Maastricht University attracts relatively many Masters students from elsewhere: 37 per cent in 2007 (compared to 33 per cent nationwide at that time) and 42 per cent in 2008 (no national figures available yet).
The Faculty of Arts and Social Sciences has the greatest appeal for students from outside Maastricht University. No less than 62 per cent of the 229 newcomers who started on one of the Masters studies last September, obtained their Bachelors degrees elsewhere (a large part of this 62 per cent is from non-EU countries and therefore pay the high lecture fees of 10,500 euros). Law is in second place (almost half), followed by Economics and Business Administration (40 per cent), Health Medicine and Life Sciences (35 per cent) and Psychology (25 per cent).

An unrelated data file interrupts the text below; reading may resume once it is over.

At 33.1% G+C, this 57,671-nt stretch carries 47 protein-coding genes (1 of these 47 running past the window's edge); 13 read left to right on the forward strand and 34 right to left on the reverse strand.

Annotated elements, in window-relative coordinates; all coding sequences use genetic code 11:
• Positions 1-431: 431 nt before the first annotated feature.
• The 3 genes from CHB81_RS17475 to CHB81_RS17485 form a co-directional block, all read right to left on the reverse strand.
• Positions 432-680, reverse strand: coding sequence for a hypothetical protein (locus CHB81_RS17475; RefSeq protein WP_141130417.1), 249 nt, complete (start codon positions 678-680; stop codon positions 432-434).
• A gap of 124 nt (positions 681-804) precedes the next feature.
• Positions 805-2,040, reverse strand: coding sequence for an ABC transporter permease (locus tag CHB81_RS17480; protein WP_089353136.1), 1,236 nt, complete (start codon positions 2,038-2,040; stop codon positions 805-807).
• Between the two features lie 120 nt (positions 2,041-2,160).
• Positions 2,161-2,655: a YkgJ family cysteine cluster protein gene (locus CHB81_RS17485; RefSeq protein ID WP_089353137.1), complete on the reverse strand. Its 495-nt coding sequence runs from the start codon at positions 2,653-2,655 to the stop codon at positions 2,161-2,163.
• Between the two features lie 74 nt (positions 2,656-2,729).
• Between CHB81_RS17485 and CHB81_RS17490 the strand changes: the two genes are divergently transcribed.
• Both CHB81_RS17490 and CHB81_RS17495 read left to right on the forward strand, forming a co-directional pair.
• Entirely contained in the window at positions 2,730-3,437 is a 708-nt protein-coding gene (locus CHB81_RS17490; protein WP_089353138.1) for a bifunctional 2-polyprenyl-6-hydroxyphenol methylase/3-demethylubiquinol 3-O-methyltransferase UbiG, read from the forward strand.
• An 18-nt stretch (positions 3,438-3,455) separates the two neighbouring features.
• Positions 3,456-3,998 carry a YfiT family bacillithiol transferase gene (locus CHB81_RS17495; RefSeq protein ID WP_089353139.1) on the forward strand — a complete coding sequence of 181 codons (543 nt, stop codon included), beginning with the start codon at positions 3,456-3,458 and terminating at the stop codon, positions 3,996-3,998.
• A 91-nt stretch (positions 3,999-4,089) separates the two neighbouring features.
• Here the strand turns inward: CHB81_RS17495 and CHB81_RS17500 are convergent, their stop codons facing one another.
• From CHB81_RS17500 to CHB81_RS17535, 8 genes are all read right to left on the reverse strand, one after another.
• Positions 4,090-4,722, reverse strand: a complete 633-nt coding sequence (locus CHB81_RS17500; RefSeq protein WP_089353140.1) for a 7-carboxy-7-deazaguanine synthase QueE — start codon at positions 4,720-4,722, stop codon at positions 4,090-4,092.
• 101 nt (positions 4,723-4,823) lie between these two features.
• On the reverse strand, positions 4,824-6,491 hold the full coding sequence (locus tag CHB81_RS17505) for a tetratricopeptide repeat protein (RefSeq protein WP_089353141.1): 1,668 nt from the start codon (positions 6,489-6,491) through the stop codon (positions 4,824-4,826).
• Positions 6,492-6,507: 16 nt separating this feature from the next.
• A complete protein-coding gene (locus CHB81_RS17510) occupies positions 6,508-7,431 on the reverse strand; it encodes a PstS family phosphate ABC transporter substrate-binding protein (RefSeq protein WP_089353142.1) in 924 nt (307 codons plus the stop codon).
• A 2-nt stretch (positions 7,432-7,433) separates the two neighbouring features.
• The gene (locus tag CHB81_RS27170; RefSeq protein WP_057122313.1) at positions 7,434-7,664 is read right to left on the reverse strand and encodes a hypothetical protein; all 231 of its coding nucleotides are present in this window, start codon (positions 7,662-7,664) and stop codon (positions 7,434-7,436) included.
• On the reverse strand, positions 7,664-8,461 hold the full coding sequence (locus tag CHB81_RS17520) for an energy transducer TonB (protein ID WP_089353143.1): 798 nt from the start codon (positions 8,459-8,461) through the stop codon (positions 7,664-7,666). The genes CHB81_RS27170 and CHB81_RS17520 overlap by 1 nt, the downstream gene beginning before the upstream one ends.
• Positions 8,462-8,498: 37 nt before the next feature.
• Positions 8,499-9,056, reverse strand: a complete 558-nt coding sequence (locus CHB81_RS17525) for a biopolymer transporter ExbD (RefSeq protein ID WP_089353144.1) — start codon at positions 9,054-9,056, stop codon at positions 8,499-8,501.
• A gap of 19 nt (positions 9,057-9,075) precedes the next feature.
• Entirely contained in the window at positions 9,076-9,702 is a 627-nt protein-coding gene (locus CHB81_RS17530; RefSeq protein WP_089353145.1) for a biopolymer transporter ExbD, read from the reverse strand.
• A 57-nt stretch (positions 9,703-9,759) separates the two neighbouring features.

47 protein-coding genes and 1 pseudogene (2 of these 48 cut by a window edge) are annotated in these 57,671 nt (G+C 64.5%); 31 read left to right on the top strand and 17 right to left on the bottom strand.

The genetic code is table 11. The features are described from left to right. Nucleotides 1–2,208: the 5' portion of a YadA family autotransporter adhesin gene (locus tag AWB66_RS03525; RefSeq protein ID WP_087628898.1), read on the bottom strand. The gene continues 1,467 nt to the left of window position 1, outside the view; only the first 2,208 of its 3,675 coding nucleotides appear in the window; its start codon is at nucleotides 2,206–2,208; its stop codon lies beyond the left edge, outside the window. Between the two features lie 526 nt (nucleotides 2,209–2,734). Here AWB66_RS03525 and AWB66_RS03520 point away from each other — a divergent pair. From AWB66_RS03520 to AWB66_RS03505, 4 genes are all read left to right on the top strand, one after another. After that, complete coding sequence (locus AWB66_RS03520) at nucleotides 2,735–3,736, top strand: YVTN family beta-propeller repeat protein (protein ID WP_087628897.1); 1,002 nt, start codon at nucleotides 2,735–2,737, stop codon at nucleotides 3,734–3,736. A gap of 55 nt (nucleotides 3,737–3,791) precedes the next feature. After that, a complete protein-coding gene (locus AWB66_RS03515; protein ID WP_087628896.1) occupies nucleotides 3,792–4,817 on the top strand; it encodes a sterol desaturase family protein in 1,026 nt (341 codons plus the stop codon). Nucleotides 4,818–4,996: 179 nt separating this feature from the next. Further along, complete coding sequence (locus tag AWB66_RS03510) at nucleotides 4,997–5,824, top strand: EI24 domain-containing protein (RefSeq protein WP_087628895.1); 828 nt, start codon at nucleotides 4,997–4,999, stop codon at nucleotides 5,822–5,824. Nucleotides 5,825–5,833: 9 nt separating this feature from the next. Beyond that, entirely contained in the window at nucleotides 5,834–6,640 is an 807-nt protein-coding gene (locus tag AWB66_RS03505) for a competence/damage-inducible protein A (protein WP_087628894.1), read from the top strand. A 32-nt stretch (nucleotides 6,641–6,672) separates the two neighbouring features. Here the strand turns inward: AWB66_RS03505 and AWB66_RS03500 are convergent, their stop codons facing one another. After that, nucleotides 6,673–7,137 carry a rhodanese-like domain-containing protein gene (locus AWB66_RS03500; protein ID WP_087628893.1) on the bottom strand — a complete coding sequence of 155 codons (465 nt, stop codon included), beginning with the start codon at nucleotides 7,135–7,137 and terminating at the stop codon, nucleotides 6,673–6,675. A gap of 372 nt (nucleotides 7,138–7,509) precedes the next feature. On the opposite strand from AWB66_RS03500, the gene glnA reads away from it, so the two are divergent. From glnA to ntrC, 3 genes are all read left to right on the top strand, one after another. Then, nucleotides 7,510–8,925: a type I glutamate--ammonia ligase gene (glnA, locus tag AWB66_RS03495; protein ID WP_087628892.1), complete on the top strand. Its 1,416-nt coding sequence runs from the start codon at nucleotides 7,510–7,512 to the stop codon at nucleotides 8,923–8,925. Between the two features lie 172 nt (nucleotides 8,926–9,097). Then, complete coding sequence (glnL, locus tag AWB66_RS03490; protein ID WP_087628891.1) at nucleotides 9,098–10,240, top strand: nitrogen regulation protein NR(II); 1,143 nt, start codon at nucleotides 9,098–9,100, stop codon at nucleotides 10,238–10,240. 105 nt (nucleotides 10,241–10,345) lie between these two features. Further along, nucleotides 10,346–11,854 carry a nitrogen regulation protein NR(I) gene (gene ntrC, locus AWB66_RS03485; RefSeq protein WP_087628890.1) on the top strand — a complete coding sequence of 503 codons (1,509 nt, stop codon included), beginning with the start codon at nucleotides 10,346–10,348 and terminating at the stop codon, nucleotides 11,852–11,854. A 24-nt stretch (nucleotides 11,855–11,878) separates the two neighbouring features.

"To say that we have an explanation for our success, would be too much, but we do have an idea," says dean Rein de Wilde of the Faculty of Arts and Social Sciences. "We pay a lot of attention to recruitment and we know the markets well. Our study directors play a huge role in this. Of course there is the official recruitment, but for us a lot is done by word of mouth. A student hears something about one of our Masters programmes and sends an e-mail to the study director, who responds quickly. They think it's great that a study director replies personally, and this pays off." This does not mean, however, that CMW is easy on the admission requirements, De Wilde warns. "We have very selective Masters programmes, such as European Public Affairs and Media Culture; we refuse a lot of applications." Another possible cause for the success is the large Masters study of European Studies. De Wilde: "It is not possible to do a similar Masters study anywhere in Europe for so little money (1,500 euros), with such high quality, in such a short time (one year)."